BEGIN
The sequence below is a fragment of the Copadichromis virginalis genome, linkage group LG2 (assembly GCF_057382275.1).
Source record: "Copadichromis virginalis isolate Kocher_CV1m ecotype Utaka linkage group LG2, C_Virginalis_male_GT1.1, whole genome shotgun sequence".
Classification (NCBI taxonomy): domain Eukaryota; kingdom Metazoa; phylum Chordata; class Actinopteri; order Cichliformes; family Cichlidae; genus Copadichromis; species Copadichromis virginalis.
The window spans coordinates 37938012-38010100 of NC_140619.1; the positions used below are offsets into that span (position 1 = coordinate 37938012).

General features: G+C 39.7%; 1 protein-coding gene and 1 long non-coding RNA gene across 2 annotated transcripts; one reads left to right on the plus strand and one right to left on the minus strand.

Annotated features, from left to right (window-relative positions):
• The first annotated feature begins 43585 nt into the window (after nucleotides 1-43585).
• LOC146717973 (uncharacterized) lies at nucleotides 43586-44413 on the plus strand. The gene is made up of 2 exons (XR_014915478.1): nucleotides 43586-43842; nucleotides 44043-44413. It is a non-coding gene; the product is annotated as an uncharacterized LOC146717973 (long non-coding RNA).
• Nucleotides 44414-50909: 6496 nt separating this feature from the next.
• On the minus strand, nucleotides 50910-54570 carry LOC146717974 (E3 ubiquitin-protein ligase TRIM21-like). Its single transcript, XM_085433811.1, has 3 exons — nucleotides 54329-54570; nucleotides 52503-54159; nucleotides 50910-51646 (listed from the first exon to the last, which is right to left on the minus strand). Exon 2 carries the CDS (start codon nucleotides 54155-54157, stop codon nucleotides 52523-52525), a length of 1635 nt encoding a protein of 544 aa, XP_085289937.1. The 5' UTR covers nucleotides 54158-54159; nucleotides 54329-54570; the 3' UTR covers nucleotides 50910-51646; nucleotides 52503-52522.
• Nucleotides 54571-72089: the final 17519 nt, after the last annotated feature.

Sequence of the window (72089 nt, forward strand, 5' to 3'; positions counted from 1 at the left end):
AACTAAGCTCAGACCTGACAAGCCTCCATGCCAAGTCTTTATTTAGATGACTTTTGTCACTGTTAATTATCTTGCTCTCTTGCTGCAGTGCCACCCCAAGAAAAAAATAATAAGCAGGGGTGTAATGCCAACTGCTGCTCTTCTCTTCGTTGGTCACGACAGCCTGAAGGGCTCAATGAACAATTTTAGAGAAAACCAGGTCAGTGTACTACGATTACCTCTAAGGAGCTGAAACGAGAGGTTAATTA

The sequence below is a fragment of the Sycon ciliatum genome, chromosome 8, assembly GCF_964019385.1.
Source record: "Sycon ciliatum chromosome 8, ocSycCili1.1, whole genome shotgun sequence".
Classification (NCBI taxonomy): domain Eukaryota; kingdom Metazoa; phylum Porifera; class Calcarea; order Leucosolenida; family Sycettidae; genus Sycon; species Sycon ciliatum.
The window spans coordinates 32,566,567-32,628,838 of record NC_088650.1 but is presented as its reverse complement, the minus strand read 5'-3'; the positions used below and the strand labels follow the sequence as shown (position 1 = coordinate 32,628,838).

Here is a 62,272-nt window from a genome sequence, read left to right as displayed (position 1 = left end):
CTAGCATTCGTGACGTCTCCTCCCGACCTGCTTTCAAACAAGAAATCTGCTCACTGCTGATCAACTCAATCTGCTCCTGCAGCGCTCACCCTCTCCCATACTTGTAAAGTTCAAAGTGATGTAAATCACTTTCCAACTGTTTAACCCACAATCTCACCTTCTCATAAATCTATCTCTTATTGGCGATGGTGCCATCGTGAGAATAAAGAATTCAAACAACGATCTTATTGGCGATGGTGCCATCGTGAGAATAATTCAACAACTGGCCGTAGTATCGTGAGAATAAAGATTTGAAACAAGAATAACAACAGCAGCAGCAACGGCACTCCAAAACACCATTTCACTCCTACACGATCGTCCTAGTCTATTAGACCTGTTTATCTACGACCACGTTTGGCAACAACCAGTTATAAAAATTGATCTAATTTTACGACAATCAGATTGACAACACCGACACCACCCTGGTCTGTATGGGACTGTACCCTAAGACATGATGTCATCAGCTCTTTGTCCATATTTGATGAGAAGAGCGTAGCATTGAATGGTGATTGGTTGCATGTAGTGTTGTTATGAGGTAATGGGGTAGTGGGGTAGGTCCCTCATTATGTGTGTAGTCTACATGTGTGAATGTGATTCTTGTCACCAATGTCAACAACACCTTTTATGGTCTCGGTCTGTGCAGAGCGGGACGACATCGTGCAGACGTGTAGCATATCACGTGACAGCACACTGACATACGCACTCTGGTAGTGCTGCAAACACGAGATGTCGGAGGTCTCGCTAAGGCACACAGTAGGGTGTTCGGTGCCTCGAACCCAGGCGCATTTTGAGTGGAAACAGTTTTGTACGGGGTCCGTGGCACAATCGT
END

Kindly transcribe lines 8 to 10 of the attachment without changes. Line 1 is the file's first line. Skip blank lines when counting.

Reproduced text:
• LOC146717973 (uncharacterized) lies at nucleotides 43586-44413 on the plus strand. The gene is made up of 2 exons (XR_014915478.1): nucleotides 43586-43842; nucleotides 44043-44413. It is a non-coding gene; the product is annotated as an uncharacterized LOC146717973 (long non-coding RNA).
• Nucleotides 44414-50909: 6496 nt separating this feature from the next.
• On the minus strand, nucleotides 50910-54570 carry LOC146717974 (E3 ubiquitin-protein ligase TRIM21-like). Its single transcript, XM_085433811.1, has 3 exons — nucleotides 54329-54570; nucleotides 52503-54159; nucleotides 50910-51646 (listed from the first exon to the last, which is right to left on the minus strand). Exon 2 carries the CDS (start codon nucleotides 54155-54157, stop codon nucleotides 52523-52525), a length of 1635 nt encoding a protein of 544 aa, XP_085289937.1. The 5' UTR covers nucleotides 54158-54159; nucleotides 54329-54570; the 3' UTR covers nucleotides 50910-51646; nucleotides 52503-52522.